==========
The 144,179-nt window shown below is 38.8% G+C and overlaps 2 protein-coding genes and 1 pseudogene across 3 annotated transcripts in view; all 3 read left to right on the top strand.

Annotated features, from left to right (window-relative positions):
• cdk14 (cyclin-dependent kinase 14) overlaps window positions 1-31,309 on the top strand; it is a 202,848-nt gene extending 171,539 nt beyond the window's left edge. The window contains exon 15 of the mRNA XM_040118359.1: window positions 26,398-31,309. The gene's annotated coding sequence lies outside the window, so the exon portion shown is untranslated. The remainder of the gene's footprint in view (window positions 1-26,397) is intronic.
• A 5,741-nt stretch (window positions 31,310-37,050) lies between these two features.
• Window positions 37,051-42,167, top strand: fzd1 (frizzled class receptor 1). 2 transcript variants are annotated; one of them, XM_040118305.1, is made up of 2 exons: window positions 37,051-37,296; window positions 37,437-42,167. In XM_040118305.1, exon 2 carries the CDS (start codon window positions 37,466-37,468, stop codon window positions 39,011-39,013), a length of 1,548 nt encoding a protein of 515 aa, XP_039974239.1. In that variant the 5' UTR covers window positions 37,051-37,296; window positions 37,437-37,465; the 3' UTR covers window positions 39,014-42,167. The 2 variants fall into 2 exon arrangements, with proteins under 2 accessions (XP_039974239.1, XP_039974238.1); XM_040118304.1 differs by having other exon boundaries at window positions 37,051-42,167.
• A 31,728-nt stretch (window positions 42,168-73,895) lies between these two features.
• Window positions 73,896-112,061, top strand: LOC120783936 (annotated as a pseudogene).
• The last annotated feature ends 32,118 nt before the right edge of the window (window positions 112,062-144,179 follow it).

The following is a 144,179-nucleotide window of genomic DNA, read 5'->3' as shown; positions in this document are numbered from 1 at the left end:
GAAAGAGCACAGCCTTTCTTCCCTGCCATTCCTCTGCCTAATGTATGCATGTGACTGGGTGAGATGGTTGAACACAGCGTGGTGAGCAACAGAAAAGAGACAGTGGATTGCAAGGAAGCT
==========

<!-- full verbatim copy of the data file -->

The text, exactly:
The 144,179-nt window shown below is 38.8% G+C and overlaps 2 protein-coding genes and 1 pseudogene across 3 annotated transcripts in view; all 3 read left to right on the top strand.

Annotated features, from left to right (window-relative positions):
• cdk14 (cyclin-dependent kinase 14) overlaps window positions 1-31,309 on the top strand; it is a 202,848-nt gene extending 171,539 nt beyond the window's left edge. The window contains exon 15 of the mRNA XM_040118359.1: window positions 26,398-31,309. The gene's annotated coding sequence lies outside the window, so the exon portion shown is untranslated. The remainder of the gene's footprint in view (window positions 1-26,397) is intronic.
• A 5,741-nt stretch (window positions 31,310-37,050) lies between these two features.
• Window positions 37,051-42,167, top strand: fzd1 (frizzled class receptor 1). 2 transcript variants are annotated; one of them, XM_040118305.1, is made up of 2 exons: window positions 37,051-37,296; window positions 37,437-42,167. In XM_040118305.1, exon 2 carries the CDS (start codon window positions 37,466-37,468, stop codon window positions 39,011-39,013), a length of 1,548 nt encoding a protein of 515 aa, XP_039974239.1. In that variant the 5' UTR covers window positions 37,051-37,296; window positions 37,437-37,465; the 3' UTR covers window positions 39,014-42,167. The 2 variants fall into 2 exon arrangements, with proteins under 2 accessions (XP_039974239.1, XP_039974238.1); XM_040118304.1 differs by having other exon boundaries at window positions 37,051-42,167.
• A 31,728-nt stretch (window positions 42,168-73,895) lies between these two features.
• Window positions 73,896-112,061, top strand: LOC120783936 (annotated as a pseudogene).
• The last annotated feature ends 32,118 nt before the right edge of the window (window positions 112,062-144,179 follow it).

The following is a 144,179-nucleotide window of genomic DNA, read 5'->3' as shown; positions in this document are numbered from 1 at the left end:
GAAAGAGCACAGCCTTTCTTCCCTGCCATTCCTCTGCCTAATGTATGCATGTGACTGGGTGAGATGGTTGAACACAGCGTGGTGAGCAACAGAAAAGAGACAGTGGATTGCAAGGAAGCT